ACT (www.adoptioninchildtime.org) believes that every child has the right to a permanent home. Reunification and adoption are the only two true permanent resolutions.
Foster parenting involves more than providing food and shelter for a child in wardship. Advocating for the foster child is one of the rights and duties of a foster parent. The foster parent is responsible for the child 24/7, and in that circumstance, often knows the child’s current situation better than anyone else.
Suppose, for example, you object to certain portions of the case plan. You believe that what has been proposed is not in the child’s best interests. You may disagree with the visitation agreement or with requirements for counseling or for placement in special education classes. You may disagree with the decision to remove the child from your home for reasons other than substantiated abuse. As a team member, a professional and trained parent and an advocate for the child in your care, you have the duty to make your voice heard. The following rights should assist you in fulfilling that duty.
The right to call a case conference
Foster parents are to be involved in decisions about placement of their foster children and about developing or changing the case plan. Should a caseworker plan to remove a child from the foster home for reasons other than substantiated abuse, and the foster parent disagrees, the foster parent should be able to call for a case conference to include the caseworker, the foster parents, the birth parents, the CASA, and the child if appropriate. Additional persons of import such as teachers and counselors may also be invited. Every effort should be made to achieve agreement.
The right to hire an attorney
Foster parents may seek the services of an attorney to represent their position at case conferences, appeals hearings, and in court.
The right to notification of all periodic case reviews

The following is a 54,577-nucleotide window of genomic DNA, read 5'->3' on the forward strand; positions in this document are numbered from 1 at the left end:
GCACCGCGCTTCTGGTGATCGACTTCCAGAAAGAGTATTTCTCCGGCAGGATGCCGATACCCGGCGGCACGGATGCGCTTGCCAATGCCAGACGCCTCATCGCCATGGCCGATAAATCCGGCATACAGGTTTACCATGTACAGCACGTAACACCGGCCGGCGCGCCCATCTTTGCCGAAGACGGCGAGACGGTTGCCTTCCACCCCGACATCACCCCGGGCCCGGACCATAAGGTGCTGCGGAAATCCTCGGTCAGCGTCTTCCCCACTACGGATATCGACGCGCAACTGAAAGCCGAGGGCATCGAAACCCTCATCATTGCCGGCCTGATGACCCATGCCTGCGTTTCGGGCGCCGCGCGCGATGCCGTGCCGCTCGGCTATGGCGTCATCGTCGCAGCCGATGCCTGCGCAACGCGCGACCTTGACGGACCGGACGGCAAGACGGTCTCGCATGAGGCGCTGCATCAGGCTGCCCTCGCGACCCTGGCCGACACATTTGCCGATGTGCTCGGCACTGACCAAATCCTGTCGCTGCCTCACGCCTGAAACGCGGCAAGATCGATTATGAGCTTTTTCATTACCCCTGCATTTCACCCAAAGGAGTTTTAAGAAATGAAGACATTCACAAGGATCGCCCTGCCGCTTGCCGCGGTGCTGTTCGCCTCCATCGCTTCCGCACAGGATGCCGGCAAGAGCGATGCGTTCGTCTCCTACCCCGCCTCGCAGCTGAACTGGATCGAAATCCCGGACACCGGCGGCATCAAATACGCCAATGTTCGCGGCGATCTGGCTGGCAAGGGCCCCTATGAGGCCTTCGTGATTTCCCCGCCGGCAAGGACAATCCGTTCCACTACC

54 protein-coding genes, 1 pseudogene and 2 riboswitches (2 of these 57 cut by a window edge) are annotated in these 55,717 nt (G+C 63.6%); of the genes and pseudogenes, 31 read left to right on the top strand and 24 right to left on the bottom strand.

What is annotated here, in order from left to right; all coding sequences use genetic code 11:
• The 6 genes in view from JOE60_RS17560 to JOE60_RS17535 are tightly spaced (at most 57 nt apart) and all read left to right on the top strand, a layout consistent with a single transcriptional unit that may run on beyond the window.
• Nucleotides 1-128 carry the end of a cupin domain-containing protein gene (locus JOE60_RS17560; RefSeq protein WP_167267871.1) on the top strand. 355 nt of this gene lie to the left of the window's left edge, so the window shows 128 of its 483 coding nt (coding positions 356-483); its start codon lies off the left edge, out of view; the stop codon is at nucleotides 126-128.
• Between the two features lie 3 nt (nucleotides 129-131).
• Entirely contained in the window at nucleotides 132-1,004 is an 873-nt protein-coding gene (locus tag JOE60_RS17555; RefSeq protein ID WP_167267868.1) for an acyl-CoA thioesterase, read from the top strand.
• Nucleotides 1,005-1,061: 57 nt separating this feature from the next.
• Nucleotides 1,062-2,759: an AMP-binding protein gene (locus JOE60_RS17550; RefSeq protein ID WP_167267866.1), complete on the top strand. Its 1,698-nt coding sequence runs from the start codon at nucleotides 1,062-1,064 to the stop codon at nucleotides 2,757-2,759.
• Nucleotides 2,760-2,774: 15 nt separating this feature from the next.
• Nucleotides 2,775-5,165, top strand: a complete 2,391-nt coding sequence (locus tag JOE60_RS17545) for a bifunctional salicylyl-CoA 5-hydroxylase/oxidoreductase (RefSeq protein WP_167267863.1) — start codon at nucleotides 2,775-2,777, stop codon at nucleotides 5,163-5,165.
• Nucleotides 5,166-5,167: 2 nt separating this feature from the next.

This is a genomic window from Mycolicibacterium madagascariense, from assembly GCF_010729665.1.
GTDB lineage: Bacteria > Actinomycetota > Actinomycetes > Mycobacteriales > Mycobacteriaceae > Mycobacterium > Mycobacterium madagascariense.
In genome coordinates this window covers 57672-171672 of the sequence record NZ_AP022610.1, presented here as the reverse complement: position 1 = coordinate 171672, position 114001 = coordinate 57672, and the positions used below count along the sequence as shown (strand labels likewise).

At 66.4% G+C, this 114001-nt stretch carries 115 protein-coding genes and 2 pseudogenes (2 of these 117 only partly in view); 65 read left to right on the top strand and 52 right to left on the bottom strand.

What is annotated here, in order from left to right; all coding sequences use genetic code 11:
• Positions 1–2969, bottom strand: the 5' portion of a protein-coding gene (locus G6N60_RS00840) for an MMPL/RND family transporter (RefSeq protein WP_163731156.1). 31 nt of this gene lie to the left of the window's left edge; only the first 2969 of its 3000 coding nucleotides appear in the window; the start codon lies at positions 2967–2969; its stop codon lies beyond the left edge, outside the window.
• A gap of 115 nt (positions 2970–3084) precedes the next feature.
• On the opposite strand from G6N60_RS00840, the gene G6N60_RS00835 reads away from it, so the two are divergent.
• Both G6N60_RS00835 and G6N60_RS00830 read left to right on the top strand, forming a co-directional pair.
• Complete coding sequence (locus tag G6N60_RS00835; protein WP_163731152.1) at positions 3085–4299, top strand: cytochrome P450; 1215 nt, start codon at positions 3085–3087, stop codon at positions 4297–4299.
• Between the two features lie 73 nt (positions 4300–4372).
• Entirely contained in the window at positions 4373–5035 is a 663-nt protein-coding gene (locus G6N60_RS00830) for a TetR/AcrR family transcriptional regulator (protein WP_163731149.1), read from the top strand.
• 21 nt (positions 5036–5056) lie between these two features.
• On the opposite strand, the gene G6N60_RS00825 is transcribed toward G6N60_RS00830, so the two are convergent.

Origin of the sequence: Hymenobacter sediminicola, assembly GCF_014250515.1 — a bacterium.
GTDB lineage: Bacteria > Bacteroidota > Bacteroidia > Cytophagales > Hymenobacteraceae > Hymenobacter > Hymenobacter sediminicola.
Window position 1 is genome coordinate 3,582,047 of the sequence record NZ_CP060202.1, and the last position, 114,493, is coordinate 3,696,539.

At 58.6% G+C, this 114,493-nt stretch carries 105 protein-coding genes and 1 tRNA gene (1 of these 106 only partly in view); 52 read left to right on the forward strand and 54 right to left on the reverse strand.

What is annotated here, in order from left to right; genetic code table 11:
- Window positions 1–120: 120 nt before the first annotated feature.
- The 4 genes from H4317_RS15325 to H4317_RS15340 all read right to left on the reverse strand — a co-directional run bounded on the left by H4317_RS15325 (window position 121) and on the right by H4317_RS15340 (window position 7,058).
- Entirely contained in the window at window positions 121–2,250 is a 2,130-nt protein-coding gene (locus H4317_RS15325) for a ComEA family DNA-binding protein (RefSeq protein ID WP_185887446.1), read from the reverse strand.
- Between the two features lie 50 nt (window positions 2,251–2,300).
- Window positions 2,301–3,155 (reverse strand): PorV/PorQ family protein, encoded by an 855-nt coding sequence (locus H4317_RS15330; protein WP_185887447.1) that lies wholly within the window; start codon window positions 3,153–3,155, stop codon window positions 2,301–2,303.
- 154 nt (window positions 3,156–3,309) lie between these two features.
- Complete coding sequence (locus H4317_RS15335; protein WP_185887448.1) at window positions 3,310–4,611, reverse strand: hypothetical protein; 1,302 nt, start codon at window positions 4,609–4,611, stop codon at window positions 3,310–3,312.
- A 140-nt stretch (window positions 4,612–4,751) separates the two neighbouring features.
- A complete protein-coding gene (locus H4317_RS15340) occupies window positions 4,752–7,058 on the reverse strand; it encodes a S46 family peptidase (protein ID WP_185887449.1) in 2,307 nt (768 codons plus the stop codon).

Ten days before the periodic case review, including a case review that is a permanency hearing, the state should provide notice of the hearing to the child’s foster parent.
The right to submit a written statement directly to the court
The foster parent should be able to submit his or her daily journal about the child’s progress, or any other documentation or statement directly to the judge. This might include the identification of persons, such as relatives, teachers, therapists, and others who know the child and whom the court might wish to hear before making a life-shaping decision. Such written material can be made a part of the court record, provided that a copy has been given to the other parties in the proceeding.
The right to present oral testimony in court
In addition to presenting a written statement, the foster parent(s) should also have the opportunity to address the court as a witness to testify about the child’s well-being and what the foster parent perceives to be in the child’s best interests.
The right to cross-examine all witnesses at the hearing
The foster parents should have the right to cross-examine any witnesses at the court review or permanency hearings. This would include the caseworker, therapist, teachers, anyone who gives testimony. Probably, the foster parents would wish to be represented by an attorney who would perform the cross-examinations.
The right to request intervention as a legal party
In addition to the above rights, legal party status would give foster parents the right to file motions. Foster parents have always had the right to request party status. The judge may grant such standing if he or she deems it to be in the child’s best interests.
To promote permanence and other vital child-rearing outcomes, foster parents need guaranteed rights of access to the child welfare agencies and the courts, those parties who make the important decisions. These rights are not about new privileges for foster parents. Rather, they represent the opportunity for foster parents to fulfill one of their important duties: to act as advocate for the children in their care. The best interests of the child require that foster parents have the opportunity to tell the court fully what they know and what they are willing to provide, before the court decides the child’s entire future.